Instead of scoffing at women who blog (and also have kids), see this trend as a way for women to finally have a voice and a goal (even if the goal is somewhat unclear at times). See it as these women saying: hey, you might not have a place for me, but I'll make a place for myself.

PS This blog is certainly not intended against women who choose a career, who choose not to have children or who choose daycare or alternative childcare.



  1. don't forget about mom bloggers who take care of their kids, manage a household, blog daily or weekly AND work outside of the home.

  2. Writing is my creative space as well and I find it insulting that there is such criticism of women who choose this outlet for the expression of their ideas and experiences. Mothers are marginalized in so many ways. I find it extremely important in terms of birth and parenting advocacy for women to share their experiences and often this is the only way for them to be heard.

  3. Yes, we have a voice and our voices together are shaping our children and the future... :) Thank you for this, Laura.

  4. Thanks for this post. Excellent.

  5. If they don't want to be marginalized then why do so many mom blogs sound uneducated and shallow? You had a baby and your husband can afford to support you in a nice home? What to do now? Oh, get a blog of course! Good for you. These women spend thousands of dollars to decorate their houses "frugally" and to do their "outfit of the day" fashion posts, then try to make it sound like they are struggling to get by, accessorizing with pennies, and working so hard. What about the women who take care of a family and hold down a full-time job. I have been a legitimately poor "sahw" during a year of unemployment, and worked a 50 hr a week job as my family's breadwinner. Don't dare tell me that the former is just as difficult, stressful, and time consuming as the latter. Of all the voices I encounter on the internet, mom bloggers are the ones who sound the most pampered and comfortable.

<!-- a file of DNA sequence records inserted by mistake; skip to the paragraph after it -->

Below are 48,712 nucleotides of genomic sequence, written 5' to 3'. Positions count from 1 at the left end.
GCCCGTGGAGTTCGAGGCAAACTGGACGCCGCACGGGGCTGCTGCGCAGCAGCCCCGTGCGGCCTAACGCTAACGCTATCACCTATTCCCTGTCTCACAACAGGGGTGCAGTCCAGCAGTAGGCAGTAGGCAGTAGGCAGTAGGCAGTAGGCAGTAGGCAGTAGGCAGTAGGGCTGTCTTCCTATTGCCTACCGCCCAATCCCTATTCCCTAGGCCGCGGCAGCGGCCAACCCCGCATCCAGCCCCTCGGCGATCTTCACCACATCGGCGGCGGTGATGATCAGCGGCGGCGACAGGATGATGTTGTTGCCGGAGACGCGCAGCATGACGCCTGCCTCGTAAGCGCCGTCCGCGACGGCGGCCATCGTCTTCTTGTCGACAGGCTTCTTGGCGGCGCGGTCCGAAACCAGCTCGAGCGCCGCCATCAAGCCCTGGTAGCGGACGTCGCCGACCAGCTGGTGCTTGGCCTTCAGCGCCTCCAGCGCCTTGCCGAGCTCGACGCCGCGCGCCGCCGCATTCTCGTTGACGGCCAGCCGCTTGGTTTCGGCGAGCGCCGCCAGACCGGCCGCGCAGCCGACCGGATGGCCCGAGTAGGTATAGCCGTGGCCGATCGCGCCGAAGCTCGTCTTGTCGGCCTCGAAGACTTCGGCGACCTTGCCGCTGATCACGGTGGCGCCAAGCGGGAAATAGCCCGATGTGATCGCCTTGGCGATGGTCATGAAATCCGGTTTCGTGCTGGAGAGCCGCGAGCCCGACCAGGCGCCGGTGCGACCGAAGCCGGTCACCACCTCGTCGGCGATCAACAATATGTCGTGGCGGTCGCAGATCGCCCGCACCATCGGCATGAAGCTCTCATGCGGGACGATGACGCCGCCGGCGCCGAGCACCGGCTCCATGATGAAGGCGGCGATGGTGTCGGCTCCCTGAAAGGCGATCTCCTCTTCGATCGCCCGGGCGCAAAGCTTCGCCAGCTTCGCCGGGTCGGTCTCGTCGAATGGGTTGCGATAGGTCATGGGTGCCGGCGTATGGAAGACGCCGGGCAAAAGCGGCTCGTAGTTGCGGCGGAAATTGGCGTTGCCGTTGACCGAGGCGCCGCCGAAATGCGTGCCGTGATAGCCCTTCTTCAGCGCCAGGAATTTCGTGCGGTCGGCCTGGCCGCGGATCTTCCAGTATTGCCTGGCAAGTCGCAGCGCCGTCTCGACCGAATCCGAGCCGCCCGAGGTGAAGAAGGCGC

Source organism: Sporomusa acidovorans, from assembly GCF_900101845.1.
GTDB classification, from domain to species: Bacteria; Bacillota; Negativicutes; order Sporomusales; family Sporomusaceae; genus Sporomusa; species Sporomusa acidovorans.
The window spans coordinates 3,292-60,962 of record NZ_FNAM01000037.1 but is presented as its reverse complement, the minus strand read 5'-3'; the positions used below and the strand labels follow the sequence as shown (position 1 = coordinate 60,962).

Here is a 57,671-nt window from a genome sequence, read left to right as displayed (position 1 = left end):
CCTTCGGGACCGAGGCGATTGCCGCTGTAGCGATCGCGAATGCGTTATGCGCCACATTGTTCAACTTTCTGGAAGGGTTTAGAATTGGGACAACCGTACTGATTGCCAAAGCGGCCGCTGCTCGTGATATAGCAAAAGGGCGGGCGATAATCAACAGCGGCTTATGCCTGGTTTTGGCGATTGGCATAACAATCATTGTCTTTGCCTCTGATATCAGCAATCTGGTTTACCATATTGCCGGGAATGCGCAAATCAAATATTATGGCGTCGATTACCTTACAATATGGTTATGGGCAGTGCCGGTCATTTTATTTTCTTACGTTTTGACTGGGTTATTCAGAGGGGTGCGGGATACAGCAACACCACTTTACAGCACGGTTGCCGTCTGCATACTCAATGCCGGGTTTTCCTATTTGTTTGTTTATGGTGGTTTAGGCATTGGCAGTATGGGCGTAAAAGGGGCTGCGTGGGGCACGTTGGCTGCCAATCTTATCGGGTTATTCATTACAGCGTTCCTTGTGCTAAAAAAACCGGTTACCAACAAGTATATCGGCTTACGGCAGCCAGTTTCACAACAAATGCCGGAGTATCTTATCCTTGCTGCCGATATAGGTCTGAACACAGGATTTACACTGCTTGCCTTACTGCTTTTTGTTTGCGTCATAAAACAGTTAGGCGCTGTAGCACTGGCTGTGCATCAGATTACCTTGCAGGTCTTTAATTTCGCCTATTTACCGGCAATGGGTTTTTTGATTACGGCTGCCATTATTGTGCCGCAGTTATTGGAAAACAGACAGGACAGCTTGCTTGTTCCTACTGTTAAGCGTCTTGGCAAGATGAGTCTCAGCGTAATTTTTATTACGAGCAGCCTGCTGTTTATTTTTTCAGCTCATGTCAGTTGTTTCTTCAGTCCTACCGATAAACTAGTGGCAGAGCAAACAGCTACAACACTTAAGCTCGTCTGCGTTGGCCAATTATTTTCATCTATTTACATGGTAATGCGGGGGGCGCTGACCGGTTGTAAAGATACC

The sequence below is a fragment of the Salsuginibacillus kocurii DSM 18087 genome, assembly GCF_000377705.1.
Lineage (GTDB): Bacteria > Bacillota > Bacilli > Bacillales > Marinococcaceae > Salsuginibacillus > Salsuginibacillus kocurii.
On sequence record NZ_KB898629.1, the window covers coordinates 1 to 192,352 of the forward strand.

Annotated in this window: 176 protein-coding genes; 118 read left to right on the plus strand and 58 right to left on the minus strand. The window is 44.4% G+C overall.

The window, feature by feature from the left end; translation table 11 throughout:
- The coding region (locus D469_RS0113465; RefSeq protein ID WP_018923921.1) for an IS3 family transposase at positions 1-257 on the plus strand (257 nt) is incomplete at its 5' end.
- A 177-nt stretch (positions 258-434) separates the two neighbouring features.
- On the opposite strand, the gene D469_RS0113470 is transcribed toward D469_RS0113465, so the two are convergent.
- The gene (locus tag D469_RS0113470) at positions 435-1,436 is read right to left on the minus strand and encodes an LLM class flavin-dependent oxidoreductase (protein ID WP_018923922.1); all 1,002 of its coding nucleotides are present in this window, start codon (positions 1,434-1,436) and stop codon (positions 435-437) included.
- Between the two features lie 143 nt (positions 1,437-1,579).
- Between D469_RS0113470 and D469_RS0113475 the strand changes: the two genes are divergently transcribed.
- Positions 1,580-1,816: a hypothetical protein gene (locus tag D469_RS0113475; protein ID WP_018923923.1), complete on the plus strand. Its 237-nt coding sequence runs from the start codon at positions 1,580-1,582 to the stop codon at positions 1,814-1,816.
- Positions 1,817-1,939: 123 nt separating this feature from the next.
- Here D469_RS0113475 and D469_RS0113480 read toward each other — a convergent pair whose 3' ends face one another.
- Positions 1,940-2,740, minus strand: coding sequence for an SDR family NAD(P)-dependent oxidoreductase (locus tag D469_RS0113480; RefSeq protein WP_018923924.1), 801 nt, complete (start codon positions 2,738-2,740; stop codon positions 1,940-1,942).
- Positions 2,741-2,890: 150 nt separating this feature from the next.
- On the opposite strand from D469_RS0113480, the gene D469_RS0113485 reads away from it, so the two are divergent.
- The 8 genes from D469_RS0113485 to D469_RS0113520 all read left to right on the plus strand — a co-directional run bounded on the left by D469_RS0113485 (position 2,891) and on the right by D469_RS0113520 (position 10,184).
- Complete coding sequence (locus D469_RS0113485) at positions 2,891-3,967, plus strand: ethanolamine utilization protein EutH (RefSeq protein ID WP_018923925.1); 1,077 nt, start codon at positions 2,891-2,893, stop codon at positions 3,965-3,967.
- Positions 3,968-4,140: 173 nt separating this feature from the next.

6. It is unfortunate that you feel as though the women who blog are pampered, rather than simply allocating their personal time to share their experiences with others. Women’s experiences are valuable and are often the only way other families learn that what they are going through is very normal. How many mothers hop onto a search engine to research a parenting concern and stumble upon a mom blogger post that gives them hope? It isn’t only sahm who write, but people of all economical backgrounds and family arrangements. Many even use blogging as a means for additional income so that they are able to stay at home with their children. In no way has this post expressed judgement on working mothers or their myriad life situations.

  7. *Raises hand* Um, I"ve been blogging for 8 years and 6 of those I worked full time at NASA. Blogging has zero to do with being pampered and lazy. And if you think they are uneducated and shallow then you have certainly not read a word on this blog as it is highly intelligent, well researched, and about as deep as you can get in the topic of raising human beings.